This is one reason why Essex Street market trumps Eataly.  Whether I stop at Anne Saxelby’s CheeseMonger shop, or Heritage Foods, I am dealing with small business owners who take pride in their work and foster relationships.  At Eataly, there is no relationship with the owners.  It is just a hyper supermarket sans soul.  Compare Eataly to the Mercat de San Anton in Chueca, Madrid, for example.  Compare rooftops.  No contest. A European market place extraordinaire is what it should have been modeled after.

I was fortunate enough to dine at El Bulli before it closed, and what jumped off the plate was not only the technique of the master chef, but the quality of the ingredients.  Upon further research (and reading from A Day at El Bulli), a major reason why El Bulli was so successful, had much to do with the product, which Chef Adria and his staff spent a painstaking amount of time acquiring for each and every service.  It is the same in any good Spanish restaurant, as well as any great tapas bar such as Cal Pep in Barcelona worthy of its name on the door.

What I find in Spanish restaurants in the New York City of today, is the classic restaurant dilemma.  How can we serve the masses and maintain quality by sourcing the best ingredients?  When tapas or Spanish dishes miss the mark, look to the pantry, and having worked with many Spanish chefs in New York City, corners are cut way too often.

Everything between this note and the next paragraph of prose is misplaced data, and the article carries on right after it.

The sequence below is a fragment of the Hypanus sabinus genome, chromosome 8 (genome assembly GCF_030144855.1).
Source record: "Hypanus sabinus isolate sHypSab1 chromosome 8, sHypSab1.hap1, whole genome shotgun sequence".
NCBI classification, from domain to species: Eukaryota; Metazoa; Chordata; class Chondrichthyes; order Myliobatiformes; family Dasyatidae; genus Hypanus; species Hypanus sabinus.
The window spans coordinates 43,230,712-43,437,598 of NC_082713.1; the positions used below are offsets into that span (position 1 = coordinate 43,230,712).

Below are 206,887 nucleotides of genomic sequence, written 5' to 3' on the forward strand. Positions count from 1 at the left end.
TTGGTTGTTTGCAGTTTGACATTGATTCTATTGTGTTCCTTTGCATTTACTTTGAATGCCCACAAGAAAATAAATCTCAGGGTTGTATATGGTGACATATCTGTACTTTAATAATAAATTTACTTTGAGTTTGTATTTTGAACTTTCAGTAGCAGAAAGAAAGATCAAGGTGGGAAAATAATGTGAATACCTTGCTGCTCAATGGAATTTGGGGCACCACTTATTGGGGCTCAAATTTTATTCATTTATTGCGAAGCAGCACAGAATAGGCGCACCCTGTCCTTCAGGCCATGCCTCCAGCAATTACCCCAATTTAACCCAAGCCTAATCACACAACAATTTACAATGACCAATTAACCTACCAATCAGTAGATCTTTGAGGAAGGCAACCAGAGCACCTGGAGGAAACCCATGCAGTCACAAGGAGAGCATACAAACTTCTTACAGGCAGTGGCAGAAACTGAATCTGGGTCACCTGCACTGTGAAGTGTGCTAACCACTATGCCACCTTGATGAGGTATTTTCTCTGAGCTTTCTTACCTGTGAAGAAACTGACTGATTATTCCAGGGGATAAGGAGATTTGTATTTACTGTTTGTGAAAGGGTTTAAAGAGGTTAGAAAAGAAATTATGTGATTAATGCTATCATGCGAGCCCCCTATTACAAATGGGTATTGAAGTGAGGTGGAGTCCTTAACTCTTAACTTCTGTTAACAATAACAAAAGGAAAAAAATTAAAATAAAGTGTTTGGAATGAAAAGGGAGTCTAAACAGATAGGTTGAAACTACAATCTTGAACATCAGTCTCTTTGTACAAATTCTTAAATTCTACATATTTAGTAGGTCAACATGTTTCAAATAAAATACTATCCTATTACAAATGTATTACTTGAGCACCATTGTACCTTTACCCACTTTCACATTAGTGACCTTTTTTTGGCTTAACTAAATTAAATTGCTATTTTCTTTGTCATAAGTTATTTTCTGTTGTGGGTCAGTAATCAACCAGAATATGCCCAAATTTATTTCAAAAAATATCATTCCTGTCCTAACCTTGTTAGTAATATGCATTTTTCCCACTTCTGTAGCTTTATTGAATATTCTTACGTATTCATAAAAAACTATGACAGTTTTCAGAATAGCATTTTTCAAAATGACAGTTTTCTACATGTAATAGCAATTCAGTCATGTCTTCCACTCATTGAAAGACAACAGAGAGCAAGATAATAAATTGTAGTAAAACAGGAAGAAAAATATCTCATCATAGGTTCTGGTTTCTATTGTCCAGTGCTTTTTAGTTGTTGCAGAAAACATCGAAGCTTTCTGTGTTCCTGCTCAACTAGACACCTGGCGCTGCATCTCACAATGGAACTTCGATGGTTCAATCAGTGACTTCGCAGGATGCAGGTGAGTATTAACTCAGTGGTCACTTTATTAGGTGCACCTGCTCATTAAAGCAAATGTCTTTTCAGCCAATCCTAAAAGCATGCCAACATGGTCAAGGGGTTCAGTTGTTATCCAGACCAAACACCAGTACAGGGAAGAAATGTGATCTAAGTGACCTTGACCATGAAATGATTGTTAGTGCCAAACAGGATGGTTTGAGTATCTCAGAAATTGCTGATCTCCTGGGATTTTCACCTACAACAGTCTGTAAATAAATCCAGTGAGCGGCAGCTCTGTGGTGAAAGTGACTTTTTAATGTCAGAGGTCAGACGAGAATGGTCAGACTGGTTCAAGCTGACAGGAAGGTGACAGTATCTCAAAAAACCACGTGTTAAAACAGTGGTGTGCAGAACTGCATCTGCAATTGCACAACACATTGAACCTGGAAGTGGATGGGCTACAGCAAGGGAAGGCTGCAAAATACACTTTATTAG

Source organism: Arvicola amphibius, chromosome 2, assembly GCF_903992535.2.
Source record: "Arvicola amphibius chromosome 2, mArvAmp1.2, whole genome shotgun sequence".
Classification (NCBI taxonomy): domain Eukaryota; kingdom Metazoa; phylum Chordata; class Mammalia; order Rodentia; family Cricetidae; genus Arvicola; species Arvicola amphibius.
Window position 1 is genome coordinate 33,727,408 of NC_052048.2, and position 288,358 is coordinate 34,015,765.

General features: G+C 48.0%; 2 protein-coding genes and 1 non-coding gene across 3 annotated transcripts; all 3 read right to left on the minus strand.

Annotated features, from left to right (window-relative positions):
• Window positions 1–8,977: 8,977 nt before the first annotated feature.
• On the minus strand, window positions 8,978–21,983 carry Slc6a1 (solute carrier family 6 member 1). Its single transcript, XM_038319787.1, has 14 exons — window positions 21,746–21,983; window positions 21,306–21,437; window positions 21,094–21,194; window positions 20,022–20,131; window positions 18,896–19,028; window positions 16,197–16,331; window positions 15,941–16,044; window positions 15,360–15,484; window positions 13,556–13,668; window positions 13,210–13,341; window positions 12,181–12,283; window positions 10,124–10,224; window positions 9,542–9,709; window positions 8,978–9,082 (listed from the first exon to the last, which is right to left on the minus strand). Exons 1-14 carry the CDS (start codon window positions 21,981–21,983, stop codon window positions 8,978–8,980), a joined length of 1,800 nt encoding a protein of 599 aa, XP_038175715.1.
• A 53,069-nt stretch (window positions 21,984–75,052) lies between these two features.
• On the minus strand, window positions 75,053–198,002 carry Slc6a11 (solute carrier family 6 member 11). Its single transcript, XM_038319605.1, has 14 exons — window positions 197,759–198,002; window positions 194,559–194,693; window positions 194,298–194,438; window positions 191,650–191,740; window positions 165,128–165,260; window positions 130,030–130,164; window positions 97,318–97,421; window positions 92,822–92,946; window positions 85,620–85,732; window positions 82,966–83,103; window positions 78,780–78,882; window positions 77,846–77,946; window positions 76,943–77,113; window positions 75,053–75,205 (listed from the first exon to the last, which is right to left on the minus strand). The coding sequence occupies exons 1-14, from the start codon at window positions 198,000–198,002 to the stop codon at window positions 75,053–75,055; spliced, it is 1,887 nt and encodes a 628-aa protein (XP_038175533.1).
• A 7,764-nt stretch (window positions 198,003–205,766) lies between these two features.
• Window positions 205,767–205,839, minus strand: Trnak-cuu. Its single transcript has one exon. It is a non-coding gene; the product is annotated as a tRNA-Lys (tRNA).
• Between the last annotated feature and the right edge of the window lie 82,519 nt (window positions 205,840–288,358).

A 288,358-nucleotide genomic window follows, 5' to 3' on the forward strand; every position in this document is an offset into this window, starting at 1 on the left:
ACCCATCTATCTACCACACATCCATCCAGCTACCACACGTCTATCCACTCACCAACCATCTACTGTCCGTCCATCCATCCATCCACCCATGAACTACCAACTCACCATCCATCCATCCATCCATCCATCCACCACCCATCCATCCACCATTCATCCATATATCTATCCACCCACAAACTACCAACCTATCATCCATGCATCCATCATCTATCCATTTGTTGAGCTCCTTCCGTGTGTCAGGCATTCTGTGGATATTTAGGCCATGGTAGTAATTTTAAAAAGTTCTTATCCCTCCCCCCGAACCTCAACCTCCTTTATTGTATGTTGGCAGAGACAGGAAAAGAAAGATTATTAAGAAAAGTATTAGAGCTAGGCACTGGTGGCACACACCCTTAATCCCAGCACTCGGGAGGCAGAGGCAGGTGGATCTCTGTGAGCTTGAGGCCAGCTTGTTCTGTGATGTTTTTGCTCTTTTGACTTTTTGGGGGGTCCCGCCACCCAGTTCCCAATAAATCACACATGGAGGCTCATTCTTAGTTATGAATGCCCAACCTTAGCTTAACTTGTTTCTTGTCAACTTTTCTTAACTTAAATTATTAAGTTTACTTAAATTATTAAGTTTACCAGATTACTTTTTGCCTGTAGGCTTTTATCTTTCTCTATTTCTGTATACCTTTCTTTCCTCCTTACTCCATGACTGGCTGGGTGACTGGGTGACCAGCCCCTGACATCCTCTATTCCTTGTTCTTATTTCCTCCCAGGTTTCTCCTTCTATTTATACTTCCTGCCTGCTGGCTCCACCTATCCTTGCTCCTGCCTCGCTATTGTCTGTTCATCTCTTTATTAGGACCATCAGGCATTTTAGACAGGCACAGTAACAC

The second problem facing a successful Spanish restaurant is technique.  It is obvious that modern cooking fathered in Spain and spearheaded by the master chef is inventive, intriguing and often delicious.  I feel Chef Adria tried to surprise the diner, create a playful relationship with food.  Some dishes were fun and forgetful, and others have lingered with me to this day.  So many chefs are applying modernist techniques in such a way as to forget about traditional good old-fashioned home cooking, taking the soul out of the food, and falling short of authenticity and ultimately pleasure.  This is partly why Romera closed, and why Chef Dani Garcia at Manzanilla has not hit his stride yet.  A play on pulpo a la gallega arrived to the table smoked in a box, very appealing until you bite into a tepidly temperatured octopus, potato and foam. The novelty of the technique failed to elevate the dish as memorable in a good way.  Back at home in Galicia, the ingredient would pop, so that a little love and attention produces great food, especially in the hands of such a talented chef as Dani has proven to be in Marbella.